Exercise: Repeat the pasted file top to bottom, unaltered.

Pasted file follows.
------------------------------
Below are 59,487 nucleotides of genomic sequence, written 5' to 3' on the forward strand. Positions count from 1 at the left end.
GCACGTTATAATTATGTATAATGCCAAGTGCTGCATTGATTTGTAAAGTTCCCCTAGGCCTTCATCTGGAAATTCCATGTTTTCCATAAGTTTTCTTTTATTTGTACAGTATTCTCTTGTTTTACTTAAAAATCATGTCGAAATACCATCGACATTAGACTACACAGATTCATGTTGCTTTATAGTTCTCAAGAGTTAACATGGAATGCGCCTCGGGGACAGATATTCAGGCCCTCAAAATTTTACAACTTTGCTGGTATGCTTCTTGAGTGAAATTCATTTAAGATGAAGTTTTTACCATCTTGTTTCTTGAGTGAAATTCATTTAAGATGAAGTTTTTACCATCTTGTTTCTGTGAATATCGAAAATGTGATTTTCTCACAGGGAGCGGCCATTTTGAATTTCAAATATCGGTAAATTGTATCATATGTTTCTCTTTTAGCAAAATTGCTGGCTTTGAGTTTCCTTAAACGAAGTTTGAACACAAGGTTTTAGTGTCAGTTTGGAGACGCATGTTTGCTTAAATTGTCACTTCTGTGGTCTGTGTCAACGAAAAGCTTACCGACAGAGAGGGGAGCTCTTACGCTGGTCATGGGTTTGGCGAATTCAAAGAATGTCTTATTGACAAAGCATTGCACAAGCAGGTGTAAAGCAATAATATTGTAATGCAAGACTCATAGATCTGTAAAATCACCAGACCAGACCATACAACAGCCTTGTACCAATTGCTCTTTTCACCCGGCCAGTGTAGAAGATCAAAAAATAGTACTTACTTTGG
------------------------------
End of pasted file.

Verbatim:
Below are 59,487 nucleotides of genomic sequence, written 5' to 3' on the forward strand. Positions count from 1 at the left end.
GCACGTTATAATTATGTATAATGCCAAGTGCTGCATTGATTTGTAAAGTTCCCCTAGGCCTTCATCTGGAAATTCCATGTTTTCCATAAGTTTTCTTTTATTTGTACAGTATTCTCTTGTTTTACTTAAAAATCATGTCGAAATACCATCGACATTAGACTACACAGATTCATGTTGCTTTATAGTTCTCAAGAGTTAACATGGAATGCGCCTCGGGGACAGATATTCAGGCCCTCAAAATTTTACAACTTTGCTGGTATGCTTCTTGAGTGAAATTCATTTAAGATGAAGTTTTTACCATCTTGTTTCTTGAGTGAAATTCATTTAAGATGAAGTTTTTACCATCTTGTTTCTGTGAATATCGAAAATGTGATTTTCTCACAGGGAGCGGCCATTTTGAATTTCAAATATCGGTAAATTGTATCATATGTTTCTCTTTTAGCAAAATTGCTGGCTTTGAGTTTCCTTAAACGAAGTTTGAACACAAGGTTTTAGTGTCAGTTTGGAGACGCATGTTTGCTTAAATTGTCACTTCTGTGGTCTGTGTCAACGAAAAGCTTACCGACAGAGAGGGGAGCTCTTACGCTGGTCATGGGTTTGGCGAATTCAAAGAATGTCTTATTGACAAAGCATTGCACAAGCAGGTGTAAAGCAATAATATTGTAATGCAAGACTCATAGATCTGTAAAATCACCAGACCAGACCATACAACAGCCTTGTACCAATTGCTCTTTTCACCCGGCCAGTGTAGAAGATCAAAAAATAGTACTTACTTTGG